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Resource Collecting Abilities of Solenopsis invicta (Hymenoptera: Formicidae) Compared with Those of Three Sympatric Texas Ants
Stanley R. Jones and Sherman A. Phillips, Jr.
The Southwestern Naturalist
Vol. 35, No. 4 (Dec., 1990), pp. 416-422
Published by: Southwestern Association of Naturalists
Stable URL: http://www.jstor.org/stable/3672039
Page Count: 7
You can always find the topics here!Topics: Foraging, Ants, Insect colonies, Food security, Social insects, Sympatric species, Insect ecology, Insect behavior, Employee recruitment, Insect nests
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Six foraging and four recruitment parameters were examined and compared among the exotic Solenopsis invicta Buren and the native Texas ants Pheidole dentata Mayr, Forelius foetidus (Buckley), and Monomorium minimum (Buckley). Assays were conducted in the laboratory with interspecific interactions excluded. Two of the three native species, F. foetidus and P. dentata, were superior in overall foraging ability compared to S. invicta when the number of individuals per colony was equal. The foraging strategies utilized by these four species are elucidated and discussed from a time-efficiency and interaction perspective for each of the six foraging parameters. A unique myrmicary design for maintaining ants while studying their particular foraging strategies is also described.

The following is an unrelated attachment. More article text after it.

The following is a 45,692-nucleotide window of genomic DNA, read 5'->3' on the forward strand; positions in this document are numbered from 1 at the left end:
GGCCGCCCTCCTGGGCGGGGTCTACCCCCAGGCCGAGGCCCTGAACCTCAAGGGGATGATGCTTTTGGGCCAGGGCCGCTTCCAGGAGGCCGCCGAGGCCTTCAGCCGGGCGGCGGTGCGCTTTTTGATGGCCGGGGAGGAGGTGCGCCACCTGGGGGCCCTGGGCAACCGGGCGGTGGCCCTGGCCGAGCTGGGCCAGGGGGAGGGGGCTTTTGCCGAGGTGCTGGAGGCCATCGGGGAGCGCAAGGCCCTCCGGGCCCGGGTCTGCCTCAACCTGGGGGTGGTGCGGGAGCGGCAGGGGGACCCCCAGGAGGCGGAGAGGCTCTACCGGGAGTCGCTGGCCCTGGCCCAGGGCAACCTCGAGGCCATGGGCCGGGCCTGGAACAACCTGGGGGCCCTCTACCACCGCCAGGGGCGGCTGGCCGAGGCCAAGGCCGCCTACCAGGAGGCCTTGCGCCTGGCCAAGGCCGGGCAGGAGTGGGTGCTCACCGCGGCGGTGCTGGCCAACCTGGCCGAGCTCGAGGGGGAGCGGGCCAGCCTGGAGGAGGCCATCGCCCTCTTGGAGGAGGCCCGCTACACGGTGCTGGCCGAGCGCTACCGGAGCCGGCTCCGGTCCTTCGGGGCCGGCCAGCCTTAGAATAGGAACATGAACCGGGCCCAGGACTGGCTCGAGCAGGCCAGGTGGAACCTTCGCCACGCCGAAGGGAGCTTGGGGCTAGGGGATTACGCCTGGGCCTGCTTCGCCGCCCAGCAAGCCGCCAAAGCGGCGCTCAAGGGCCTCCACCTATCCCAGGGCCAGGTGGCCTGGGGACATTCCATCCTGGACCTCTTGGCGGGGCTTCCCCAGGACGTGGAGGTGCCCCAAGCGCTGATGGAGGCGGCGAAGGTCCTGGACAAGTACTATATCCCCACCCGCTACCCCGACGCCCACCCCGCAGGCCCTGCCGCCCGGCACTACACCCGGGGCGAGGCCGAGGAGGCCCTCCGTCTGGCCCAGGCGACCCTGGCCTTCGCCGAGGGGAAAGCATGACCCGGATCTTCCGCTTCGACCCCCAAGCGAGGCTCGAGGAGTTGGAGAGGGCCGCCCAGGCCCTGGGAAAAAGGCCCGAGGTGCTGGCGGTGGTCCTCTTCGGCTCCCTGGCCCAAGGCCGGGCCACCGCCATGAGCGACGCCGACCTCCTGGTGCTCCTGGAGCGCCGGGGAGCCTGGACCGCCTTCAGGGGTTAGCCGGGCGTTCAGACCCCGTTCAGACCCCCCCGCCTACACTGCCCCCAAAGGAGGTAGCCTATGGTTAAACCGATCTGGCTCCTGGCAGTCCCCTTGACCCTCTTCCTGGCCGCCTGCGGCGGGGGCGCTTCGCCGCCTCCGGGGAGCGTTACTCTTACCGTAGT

The Southwestern Naturalist © 1990 Southwestern Association of Naturalists